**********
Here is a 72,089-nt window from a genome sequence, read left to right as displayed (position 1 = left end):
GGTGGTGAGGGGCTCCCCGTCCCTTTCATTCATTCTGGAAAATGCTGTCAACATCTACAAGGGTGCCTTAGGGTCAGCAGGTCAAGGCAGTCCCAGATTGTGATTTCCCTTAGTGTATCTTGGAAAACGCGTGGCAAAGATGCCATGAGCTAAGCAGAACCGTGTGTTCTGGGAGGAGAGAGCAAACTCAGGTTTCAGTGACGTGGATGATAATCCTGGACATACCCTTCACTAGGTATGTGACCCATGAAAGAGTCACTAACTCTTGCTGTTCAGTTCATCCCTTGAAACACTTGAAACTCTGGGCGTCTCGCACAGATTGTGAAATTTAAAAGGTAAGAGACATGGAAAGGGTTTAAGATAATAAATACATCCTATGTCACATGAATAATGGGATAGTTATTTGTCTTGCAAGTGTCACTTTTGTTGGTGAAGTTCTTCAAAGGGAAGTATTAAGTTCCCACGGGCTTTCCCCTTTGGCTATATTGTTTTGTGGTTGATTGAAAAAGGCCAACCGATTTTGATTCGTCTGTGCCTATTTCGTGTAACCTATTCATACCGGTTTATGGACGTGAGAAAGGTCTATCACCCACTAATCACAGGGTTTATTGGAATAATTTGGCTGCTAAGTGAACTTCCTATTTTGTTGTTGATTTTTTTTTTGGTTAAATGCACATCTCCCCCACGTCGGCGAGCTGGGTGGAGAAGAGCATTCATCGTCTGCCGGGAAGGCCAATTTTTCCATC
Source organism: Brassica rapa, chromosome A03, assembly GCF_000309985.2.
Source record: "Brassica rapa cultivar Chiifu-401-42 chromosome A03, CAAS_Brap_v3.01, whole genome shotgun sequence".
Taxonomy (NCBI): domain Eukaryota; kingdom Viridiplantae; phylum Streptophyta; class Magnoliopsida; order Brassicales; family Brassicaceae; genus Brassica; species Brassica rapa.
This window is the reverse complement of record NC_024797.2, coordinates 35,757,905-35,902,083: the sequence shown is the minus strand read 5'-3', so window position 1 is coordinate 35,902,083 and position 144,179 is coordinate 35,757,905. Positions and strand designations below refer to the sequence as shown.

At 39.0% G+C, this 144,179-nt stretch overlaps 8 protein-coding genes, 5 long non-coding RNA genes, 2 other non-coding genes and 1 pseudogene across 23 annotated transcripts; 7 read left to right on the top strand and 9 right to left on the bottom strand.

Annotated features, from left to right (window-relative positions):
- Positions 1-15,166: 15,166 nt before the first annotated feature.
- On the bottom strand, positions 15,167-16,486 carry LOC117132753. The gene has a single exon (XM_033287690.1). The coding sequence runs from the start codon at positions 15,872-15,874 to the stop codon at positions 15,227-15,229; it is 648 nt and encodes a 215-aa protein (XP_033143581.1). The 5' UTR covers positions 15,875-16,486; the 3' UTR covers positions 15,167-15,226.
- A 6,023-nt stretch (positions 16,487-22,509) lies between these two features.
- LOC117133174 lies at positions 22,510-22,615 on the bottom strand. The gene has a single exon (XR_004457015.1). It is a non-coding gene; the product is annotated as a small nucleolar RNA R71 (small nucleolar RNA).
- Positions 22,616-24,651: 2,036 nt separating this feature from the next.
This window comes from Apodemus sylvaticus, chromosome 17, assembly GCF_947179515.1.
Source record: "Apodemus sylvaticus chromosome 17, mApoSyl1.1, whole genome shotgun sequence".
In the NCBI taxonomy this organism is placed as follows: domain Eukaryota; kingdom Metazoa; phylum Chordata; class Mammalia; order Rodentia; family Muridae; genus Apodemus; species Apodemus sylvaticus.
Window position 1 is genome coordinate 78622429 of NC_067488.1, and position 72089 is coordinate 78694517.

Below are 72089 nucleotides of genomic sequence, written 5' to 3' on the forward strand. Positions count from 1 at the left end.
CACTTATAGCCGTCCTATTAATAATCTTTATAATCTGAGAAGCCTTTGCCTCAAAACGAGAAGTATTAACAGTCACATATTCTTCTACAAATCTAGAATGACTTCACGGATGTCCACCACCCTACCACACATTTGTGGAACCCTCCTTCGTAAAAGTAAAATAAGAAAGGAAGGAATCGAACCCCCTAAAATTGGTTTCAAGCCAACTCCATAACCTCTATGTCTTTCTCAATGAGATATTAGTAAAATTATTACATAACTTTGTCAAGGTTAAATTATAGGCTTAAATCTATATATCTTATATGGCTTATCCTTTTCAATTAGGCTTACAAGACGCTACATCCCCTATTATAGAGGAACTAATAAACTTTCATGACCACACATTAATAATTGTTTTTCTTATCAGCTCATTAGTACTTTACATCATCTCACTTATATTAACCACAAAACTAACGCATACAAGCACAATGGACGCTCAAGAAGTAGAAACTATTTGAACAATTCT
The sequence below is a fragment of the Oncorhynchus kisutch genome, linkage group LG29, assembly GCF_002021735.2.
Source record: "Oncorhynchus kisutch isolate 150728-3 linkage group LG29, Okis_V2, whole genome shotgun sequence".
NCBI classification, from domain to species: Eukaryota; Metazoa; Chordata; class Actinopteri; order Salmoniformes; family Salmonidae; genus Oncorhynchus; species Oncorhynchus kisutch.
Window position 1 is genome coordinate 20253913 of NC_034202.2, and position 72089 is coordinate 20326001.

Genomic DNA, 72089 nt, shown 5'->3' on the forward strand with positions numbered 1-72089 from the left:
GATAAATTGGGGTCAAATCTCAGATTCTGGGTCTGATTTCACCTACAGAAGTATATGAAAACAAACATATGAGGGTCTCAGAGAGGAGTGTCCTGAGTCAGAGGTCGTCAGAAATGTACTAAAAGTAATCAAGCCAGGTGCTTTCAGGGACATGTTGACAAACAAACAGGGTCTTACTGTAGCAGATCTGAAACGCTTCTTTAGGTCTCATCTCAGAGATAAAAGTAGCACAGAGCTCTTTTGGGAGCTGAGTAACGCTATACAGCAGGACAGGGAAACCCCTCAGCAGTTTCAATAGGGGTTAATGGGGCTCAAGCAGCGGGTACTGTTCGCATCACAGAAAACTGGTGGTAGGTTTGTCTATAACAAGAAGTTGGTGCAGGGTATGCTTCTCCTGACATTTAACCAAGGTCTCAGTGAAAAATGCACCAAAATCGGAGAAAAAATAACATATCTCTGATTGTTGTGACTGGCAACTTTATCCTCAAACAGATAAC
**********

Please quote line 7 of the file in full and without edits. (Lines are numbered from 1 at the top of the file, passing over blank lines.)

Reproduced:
At 39.0% G+C, this 144,179-nt stretch overlaps 8 protein-coding genes, 5 long non-coding RNA genes, 2 other non-coding genes and 1 pseudogene across 23 annotated transcripts; 7 read left to right on the top strand and 9 right to left on the bottom strand.